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I want to know the best way to do that:

using (var backgroundWorker = new BackgroundWorker())
{
    DoWorkEventHandler doWorkHandler = null;
    doWorkHandler = (s, e) =>
        {
            //Some expensive code goes here...
            backgroundWorker.DoWork -= doWorkHandler;
            //or
            //((BackgroundWorker)s).DoWork -= doWorkHandler;
        };
    backgroundWorker.DoWork += doWorkHandler;

    RunWorkerCompletedEventHandler workerCompleted = null;
    workerCompleted = (s, e) =>
        {
            //Update IU or something...
            backgroundWorker.RunWorkerCompleted -= workerCompleted;
            //or
            //((BackgroundWorker)s).RunWorkerCompleted -= workerCompleted;
        };
    backgroundWorker.RunWorkerCompleted += workerCompleted;

    backgroundWorker.RunWorkerAsync();
}

x

  1. I imagine that I really need to remove the handler to avoid leak or something. Right?
  2. Witch is the best, access the BackgroundWorker instance trought the "s" parameter or by the variable backgroundWorker?Is it the same?
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WinForms? WPF? May be better to spawn a thread and use the Dispatcher to update the UI... –  Aaron McIver Mar 3 '11 at 17:28

2 Answers 2

up vote 1 down vote accepted

1) What do you mean exactly? To remove the "doWorkHandler"? If so, you don't need to do that (as far as I know). Just as Ale said, you just need that to reuse the same bgw.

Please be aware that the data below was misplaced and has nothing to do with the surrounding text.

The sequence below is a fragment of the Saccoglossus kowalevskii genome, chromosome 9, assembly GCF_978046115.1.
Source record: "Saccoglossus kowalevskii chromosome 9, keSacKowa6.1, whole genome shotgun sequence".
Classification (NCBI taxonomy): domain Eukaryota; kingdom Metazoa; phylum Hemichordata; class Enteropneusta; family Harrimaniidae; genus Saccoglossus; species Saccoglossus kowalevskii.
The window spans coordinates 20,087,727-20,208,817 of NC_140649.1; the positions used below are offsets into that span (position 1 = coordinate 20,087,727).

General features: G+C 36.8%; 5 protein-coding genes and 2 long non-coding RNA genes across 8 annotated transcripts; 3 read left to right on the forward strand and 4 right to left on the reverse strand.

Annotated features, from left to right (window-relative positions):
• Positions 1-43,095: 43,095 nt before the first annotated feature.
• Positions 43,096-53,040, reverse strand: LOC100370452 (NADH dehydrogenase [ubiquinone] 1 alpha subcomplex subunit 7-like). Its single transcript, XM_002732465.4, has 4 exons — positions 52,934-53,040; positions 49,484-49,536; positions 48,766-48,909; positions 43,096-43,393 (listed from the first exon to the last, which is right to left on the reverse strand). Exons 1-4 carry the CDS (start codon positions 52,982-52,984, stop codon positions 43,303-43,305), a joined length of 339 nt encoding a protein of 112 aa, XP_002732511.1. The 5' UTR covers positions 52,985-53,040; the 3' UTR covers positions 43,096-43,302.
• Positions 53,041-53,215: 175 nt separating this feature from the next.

But for the using, I wouldn't go that way. Just my way of implementing but for bgw I would stick with a variable contained within the class.


2) Access will work fine both ways (general use). It's "better" to use the "s" but you'll have to typecast everything so the code will become harder to read. Personally I would use the variable declaration instead (direct access) instead of the "s" object.


Now, there's something new. Take a gook look at the Task library. Might be a goo way to go (I've found that many times it's better and easier than using the Background Worker). And you can build parallel tasks as well =)

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I mean basically to remove "doWorkHandler" and "RunWorkerCompletedHandler". I think that if I don't remove that handlers the references last "forever". –  Vitor Canova Mar 3 '11 at 17:57
    
Aditionally to second answer I don't know if the "closure" created by using variable created outside lambda brackets can decrease performance. Because the framework need to create a "closure" with that variables but it really creates even if you don't use? –  Vitor Canova Mar 3 '11 at 18:00
1  
GC will pick up the background worker once it goes out of scope; this will remove the handler references. –  ale Mar 6 '11 at 14:39
    
Just as Ale said, the Garbage Collector will handle the references once they are not used anymore. You can also tune up the GC for better performance. You could also extend the BGW class and implement a Dispose() method of your own. Just keep in mind that the "normal approach" (doing nothing with the references) does not impact performance (at least not so much) on this scenario since the handler will be gone after the method runs (because of the using). –  ALMMa Mar 10 '11 at 18:17

There is no need to remove the handler, unless you are reusing the same BackgroundWorker instance somewhere else. However, given that you are surrounding it with a Using, this shouldn't be a problem (the scope of your worker is the using statement in this case).

Also, access to the backgroundWorker instance should work either way, however, when cycling data around I often like to use the userState instead which comes back in the RunWorkerCompletedEventArgs.

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